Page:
The US Congress inaction

Iraq resolution passes House
Senate to consider similar measure Saturday

“Inaction” is not a typo:

The developments in the House marked the first vote of the new Congress on the war. Roughly 400 of 434 lawmakers spoke during four days of a dignified debate – an unusual amount of time devoted to a single measure.

Particularly a single non-binding measure. Eventually, maybe they’ll manage to work themselves up to a legitimate “United Nations condemnation”-type inaction.

“The stakes in Iraq are too high to recycle proposals that have little prospect for success,” said Speaker Nancy Pelosi, leader of Democrats who gained power last fall in elections framed by public opposition to the war.

“The passage of this legislation will signal a change in direction in Iraq that will end the fighting and bring our troops home,” she vowed.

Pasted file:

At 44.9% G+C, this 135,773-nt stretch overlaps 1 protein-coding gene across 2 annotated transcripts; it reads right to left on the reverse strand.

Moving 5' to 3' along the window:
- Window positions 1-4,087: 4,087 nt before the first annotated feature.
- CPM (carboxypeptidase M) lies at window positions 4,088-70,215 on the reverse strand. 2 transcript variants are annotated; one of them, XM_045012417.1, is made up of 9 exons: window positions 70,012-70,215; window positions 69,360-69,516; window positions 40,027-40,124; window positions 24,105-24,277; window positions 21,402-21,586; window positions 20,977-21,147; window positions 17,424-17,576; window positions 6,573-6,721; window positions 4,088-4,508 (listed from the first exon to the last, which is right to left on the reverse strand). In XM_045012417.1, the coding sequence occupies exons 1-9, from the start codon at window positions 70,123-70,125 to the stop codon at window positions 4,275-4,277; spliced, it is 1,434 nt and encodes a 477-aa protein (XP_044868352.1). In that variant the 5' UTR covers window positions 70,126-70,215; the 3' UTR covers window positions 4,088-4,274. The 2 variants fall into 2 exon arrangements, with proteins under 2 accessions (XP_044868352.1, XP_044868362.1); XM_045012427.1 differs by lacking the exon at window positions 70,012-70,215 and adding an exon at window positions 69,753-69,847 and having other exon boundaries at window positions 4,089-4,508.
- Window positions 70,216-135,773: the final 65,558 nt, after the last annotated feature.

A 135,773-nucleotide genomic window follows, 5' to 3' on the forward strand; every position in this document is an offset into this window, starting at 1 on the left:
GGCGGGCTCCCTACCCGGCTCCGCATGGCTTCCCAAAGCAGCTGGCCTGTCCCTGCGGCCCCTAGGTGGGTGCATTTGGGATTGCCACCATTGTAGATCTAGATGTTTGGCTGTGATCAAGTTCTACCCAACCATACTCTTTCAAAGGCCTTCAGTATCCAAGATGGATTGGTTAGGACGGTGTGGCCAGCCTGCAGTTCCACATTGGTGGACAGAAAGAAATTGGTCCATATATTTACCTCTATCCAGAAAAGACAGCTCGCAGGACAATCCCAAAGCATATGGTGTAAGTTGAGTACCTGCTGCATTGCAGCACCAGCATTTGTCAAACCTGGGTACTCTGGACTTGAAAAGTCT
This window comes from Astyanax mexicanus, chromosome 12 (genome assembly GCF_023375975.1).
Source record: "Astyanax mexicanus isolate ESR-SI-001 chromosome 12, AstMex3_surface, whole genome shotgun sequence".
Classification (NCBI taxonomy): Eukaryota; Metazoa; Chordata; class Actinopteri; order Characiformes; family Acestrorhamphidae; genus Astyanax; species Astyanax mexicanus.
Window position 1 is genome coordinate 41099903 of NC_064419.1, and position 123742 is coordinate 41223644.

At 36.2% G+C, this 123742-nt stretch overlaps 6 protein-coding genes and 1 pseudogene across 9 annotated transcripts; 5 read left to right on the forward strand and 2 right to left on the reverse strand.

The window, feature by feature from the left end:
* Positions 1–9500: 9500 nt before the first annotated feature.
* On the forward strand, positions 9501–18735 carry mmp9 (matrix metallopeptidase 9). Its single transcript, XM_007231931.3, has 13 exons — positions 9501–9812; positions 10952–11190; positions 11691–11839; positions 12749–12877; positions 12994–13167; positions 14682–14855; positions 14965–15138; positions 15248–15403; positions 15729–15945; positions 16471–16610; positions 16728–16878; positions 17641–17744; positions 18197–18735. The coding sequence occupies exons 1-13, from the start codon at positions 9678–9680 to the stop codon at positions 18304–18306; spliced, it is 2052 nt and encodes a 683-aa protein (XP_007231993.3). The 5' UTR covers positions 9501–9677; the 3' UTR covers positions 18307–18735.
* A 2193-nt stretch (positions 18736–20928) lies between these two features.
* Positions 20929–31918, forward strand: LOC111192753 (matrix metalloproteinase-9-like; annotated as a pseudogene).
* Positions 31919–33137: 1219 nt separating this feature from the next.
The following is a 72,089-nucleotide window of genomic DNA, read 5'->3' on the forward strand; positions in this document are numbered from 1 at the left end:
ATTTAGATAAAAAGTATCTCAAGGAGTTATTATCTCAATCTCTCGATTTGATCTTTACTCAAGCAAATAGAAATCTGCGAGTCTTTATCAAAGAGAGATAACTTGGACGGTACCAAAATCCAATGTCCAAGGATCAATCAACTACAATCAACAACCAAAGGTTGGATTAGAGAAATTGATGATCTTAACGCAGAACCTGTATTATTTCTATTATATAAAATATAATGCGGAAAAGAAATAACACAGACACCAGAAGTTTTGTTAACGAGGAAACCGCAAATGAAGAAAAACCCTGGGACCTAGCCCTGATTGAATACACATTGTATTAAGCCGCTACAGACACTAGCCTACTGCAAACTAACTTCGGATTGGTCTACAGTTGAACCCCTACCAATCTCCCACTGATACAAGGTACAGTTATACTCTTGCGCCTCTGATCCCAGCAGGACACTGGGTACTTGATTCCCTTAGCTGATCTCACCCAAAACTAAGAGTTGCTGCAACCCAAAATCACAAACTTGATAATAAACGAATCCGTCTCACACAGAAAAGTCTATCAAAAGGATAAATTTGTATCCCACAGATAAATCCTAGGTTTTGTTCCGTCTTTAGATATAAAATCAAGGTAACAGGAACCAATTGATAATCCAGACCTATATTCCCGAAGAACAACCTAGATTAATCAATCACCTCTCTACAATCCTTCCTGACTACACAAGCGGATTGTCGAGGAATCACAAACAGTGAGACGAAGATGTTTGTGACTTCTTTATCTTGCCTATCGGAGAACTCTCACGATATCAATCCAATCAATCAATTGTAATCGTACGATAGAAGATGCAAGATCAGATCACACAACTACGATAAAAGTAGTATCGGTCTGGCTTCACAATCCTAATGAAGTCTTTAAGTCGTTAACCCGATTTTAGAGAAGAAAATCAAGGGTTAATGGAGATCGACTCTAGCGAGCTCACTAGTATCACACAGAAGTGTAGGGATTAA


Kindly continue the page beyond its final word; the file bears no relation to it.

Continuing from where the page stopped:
The Speaker of the House isn’t paying attention. The plan is already working. But have no fear, Congress is on a mission to snatch defeat from the jaws of victory:

Democrats have made clear in recent days they will use Bush’s spending request to impose certain standards of readiness, training and rest for the troops.

“That stops the surge (in troops) for all intents and purposes, because … they cannot sustain the deployment,” Rep. John Murtha, D-Pa., said recently.

But he supports the troops.

With friends like the US Congress, who needs enemas?

UPDATE: Confederate Yankee has photographic evidence of Pelosi’s “change in direction”.